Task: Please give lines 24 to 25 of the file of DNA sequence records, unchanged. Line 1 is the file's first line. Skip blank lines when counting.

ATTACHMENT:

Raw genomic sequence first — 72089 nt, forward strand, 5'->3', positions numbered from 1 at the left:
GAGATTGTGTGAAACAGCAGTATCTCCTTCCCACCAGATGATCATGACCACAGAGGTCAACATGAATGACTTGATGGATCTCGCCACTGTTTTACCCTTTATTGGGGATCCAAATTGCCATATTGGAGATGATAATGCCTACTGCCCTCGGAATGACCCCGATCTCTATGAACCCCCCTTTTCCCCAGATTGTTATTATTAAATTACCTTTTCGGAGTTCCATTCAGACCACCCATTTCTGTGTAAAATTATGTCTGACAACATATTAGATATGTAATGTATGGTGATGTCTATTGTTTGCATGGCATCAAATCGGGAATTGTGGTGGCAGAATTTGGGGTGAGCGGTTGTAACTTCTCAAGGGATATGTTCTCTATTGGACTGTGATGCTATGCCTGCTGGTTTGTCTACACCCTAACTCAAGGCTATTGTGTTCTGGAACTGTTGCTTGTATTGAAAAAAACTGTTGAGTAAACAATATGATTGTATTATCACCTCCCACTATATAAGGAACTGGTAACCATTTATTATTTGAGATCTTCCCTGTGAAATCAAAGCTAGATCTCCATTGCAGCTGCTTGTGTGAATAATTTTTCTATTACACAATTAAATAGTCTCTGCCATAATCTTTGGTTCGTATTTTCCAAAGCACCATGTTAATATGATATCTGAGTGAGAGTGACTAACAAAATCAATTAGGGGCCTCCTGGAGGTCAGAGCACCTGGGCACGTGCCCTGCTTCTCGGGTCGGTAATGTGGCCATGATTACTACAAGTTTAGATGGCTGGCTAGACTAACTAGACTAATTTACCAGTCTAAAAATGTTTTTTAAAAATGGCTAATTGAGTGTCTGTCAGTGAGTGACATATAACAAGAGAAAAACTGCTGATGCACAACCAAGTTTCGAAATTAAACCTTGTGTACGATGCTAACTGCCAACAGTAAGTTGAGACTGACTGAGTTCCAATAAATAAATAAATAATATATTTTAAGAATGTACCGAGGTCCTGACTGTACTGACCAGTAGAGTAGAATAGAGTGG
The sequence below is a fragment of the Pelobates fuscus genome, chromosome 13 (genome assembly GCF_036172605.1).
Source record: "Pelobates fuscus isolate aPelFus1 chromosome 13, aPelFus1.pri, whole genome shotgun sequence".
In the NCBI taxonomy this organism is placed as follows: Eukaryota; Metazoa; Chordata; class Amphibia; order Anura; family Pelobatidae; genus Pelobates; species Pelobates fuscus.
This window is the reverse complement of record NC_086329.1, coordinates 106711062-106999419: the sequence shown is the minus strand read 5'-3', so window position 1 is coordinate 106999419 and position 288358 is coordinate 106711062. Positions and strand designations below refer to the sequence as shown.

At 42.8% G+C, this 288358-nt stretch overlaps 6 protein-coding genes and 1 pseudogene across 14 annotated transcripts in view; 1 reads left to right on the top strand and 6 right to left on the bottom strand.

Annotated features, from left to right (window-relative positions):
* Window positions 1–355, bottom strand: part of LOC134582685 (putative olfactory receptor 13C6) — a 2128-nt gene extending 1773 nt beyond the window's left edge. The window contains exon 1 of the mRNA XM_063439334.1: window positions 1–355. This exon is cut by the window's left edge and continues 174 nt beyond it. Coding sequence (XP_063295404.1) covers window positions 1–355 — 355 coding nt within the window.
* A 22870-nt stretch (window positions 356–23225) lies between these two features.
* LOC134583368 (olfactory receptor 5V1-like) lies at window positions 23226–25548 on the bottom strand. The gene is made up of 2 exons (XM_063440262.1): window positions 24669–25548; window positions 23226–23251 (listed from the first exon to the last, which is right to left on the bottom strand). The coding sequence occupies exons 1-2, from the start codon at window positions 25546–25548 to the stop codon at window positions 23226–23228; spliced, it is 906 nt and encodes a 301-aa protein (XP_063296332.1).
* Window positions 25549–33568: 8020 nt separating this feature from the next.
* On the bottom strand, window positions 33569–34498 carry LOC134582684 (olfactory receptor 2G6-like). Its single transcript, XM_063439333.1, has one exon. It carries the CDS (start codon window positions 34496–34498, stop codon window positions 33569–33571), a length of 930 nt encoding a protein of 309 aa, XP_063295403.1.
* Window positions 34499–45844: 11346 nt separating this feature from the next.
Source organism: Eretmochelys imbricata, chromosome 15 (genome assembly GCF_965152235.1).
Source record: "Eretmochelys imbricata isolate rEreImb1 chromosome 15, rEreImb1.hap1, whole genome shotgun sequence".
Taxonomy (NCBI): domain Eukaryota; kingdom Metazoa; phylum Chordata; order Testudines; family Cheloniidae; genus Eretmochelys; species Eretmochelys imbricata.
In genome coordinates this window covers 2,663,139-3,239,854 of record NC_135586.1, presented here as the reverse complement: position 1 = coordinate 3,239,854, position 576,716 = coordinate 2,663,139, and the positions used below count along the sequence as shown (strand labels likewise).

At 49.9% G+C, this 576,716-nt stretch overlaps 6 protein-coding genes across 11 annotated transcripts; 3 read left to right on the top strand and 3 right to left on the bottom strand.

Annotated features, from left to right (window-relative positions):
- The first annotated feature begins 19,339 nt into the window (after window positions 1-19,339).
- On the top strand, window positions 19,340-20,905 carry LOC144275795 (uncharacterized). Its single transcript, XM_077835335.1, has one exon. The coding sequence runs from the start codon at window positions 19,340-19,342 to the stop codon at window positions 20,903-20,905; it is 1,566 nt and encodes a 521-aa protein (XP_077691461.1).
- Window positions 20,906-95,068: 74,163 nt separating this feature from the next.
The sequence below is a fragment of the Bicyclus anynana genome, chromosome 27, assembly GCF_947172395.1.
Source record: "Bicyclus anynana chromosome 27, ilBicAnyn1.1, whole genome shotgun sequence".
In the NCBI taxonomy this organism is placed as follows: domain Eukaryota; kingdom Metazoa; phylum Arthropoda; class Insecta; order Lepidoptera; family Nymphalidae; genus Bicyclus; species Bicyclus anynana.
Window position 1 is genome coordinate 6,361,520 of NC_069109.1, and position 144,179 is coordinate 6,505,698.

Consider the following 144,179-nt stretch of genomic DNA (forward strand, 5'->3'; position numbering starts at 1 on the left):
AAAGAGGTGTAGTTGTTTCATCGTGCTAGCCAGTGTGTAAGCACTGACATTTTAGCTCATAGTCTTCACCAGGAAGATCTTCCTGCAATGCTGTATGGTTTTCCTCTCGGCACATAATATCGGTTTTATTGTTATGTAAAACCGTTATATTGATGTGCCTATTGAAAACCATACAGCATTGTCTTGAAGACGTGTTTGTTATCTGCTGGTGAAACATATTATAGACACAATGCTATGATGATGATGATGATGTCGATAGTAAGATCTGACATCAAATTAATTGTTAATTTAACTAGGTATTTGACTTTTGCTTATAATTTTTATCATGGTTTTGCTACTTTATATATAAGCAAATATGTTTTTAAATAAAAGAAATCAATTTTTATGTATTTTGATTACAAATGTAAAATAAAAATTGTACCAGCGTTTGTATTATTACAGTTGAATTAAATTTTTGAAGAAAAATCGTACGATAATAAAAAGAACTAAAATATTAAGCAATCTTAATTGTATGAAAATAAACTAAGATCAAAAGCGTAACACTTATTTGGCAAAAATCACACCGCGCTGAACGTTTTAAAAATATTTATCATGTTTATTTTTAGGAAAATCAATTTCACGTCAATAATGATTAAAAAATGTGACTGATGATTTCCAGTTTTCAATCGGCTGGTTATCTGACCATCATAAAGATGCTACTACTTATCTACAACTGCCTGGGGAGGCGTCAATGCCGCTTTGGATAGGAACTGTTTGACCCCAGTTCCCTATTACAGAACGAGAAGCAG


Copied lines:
The sequence below is a fragment of the Bicyclus anynana genome, chromosome 27, assembly GCF_947172395.1.
Source record: "Bicyclus anynana chromosome 27, ilBicAnyn1.1, whole genome shotgun sequence".